Tag Archives: supply chains

Europe could end reliance on China for battery production by 2027

Transport and Environment (T&E), “Europe’s leading clean transport campaign group”, has a plan. They believe Europe could be able to produce all the batteries it needs by 2027, without imports from China. It’s a laudable goal, and the idea is amazing since Europe is fast rushing to battery-powered electric vehicles, which consume lots of batteries.

The group imagines a European sovereignty fund to support domestic battery production, and streamlining of EU rules on state aid. Battery plants now take a long time to build, since there are considerable risks to their storage and manufacture.

According to the article, about half of Europe’s batteries are already sourced there. The EU is mandating electric vehicles by 2035, which sets up a big increase in demand for batteries.

The supply chains associated with electric vehicles are interesting and of crucial importance so that they will be accepted and effectively used. Batteries are a major element, and disruptions in the supply are not healthy for European manufacturers.

By Charlie Bartlett, technology editor 24/01/2023

Europe could end reliance on China for battery production by 2027 – The Loadstar

LR study calls for ‘end-to-end assurance of new fuel supply chain’

Shifting to greener fuels sounds easier than it is. The supply chains for common maritime fuels such as HSFO and marine gasoil are highly developed and complex. But for new fuels such as cooking oil, hydrogen, and ammonia, there aren’t any supply chains.

Even if we had excellent marine engines using these fuels, there would be no place to ‘gas up’. In many ways, it’s like the problem auto drivers have with electric cars; you need to know where you can fill up. The highly developed automotive fuel supply chain is one reason why electric cars are taking so long to catch on with the buying public.

Another issue, which plagues the electricity supply chain as well as the marine fuel one, is the ‘greenness’ of fuels. Some fuels burn green, producing less emissions, when they are propelling vehicles; but their means of production is not green at all.

For instance, hydrogen production takes a lot of electricity when it’s made by the usual method, by electrolyzing water. But how green is the energy source for the electricity? Did it come from a coal-fired plant, or from a solar or wind generation facility?

For maritime, we call this well-to-wake analysis of the greenness of fuels and their supply chains. Can we do effective well-to-wake analysis of marine fuel supply chains?

The article by Paul Bartlett below refers to a new report from Lloyd’s Register addressing this problem. The report is well worth getting for maritime pros. It’s going to be crucial to have a full understanding of the overall emissions benefits of all the possible marine fuels, if we are to build new greener ships and develop green trade lanes. A lot of work and money will be needed to set up effective maritime fuel supply chains and supplies.

Another interesting publication on this subject is a Bureau Veritas white paper on alternative fuels. I learned a lot by reading it.

Paul Bartlett | Jan 24, 2023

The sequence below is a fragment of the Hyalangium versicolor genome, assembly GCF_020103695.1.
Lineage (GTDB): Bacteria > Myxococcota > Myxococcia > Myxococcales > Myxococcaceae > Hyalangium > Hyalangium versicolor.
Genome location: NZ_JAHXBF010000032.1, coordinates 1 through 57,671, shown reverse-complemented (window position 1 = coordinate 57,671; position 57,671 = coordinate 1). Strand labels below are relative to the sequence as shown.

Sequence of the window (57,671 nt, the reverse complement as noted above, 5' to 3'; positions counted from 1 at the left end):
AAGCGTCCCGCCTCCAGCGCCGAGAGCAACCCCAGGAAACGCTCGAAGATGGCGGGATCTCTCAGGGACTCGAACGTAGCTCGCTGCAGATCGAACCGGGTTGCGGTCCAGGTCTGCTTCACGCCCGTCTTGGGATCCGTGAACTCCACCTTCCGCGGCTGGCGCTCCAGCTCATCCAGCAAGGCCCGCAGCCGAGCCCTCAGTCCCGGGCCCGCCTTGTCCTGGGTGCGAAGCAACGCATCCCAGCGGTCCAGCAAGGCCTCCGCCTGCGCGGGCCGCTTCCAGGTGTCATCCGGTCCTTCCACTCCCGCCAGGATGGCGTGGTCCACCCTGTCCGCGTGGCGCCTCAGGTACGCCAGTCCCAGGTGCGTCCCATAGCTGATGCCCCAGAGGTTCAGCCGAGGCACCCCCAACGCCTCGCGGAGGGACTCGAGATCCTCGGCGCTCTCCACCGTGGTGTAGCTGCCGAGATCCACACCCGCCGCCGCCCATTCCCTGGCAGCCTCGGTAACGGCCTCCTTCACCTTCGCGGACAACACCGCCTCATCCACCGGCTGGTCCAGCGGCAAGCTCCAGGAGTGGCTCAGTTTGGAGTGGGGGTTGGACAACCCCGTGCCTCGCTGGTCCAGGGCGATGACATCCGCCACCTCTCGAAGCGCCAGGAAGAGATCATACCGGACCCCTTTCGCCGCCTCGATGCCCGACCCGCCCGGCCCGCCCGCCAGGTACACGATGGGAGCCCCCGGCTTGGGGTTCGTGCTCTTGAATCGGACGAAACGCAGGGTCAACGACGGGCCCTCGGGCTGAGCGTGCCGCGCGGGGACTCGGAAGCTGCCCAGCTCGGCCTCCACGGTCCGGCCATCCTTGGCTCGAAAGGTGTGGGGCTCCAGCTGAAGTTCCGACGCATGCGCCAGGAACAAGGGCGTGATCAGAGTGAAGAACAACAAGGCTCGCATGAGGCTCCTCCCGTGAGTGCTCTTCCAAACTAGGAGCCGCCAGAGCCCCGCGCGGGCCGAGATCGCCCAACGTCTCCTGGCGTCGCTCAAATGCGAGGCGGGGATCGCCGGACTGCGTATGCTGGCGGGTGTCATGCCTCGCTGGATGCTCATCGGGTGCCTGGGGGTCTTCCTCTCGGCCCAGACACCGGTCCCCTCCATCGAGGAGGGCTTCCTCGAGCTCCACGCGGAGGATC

LR study calls for ‘end-to-end assurance of new fuel supply chain’

FMC ruling could be crucial in other ‘unfair D&D fee’ complaints

Shipper complaints about demurrage and detention (D&D) charges by carriers have been many, especially over the Coronavirus period, when many facilities were congested and supply lines were overloaded. One of the main complaints was the uncooperative attitude of port terminals and yards when asked to release cargo.

The Federal Maritime Commission (FMC) held a hearing over one case involving Evergreen, a major container carrier, and trucker TCW Inc, in December. Evergreen was forbidden to make per diem charges on days when the motor carrier could not pick up the cargo.

The essence of the FMC argument is that you can’t charge D&D when it’s impossible to pick up the container. Frequently ports and yards may have reasons to deny a trucker from picking up, but if it doesn’t lead to congestion and is the yard or terminal problem, the carrier can’t charge D&D.

The latest case involves carrier Hapag-Lloyd and rail line CSX, versus a Wisconsin forwarder, ME Dey, and the trucker New Age Logistics. Hapag-Lloyd has already waived over $150,000 in charges, and the case is still ongoing. CSX rail may well cave in also.

The principle established by the FMC is important, and may prevent some D&D charging errors in freight bills. Carriers are going to need to be careful and monitor conditions at the facilities holding the containers.

This may go some way toward increasing communication among logistics ‘partners’. Now a carrier must keep informed about the conditions at the yard where the container is located. They will need to ask for information on a continuous basis, which they have a right to, because it is affecting their billing process. If the yard is closed for a holiday, or has the container under a big stack that cannot be moved fast, they will need to tell the carrier, so that the billing can be waived. This information exchange is a crucial part of the financial wing of the supply chain.

When there’s money involved, action often follows.

I think it’s great for the FMC to proactively insist on attention to the possibility of congestion. It will encourage yards to reduce it, and carriers to monitor it, and shippers to work to avoid it.

By Nick Savvides 03/01/2023

FMC ruling could be crucial in other ‘unfair D&D fee’ complaints – The Loadstar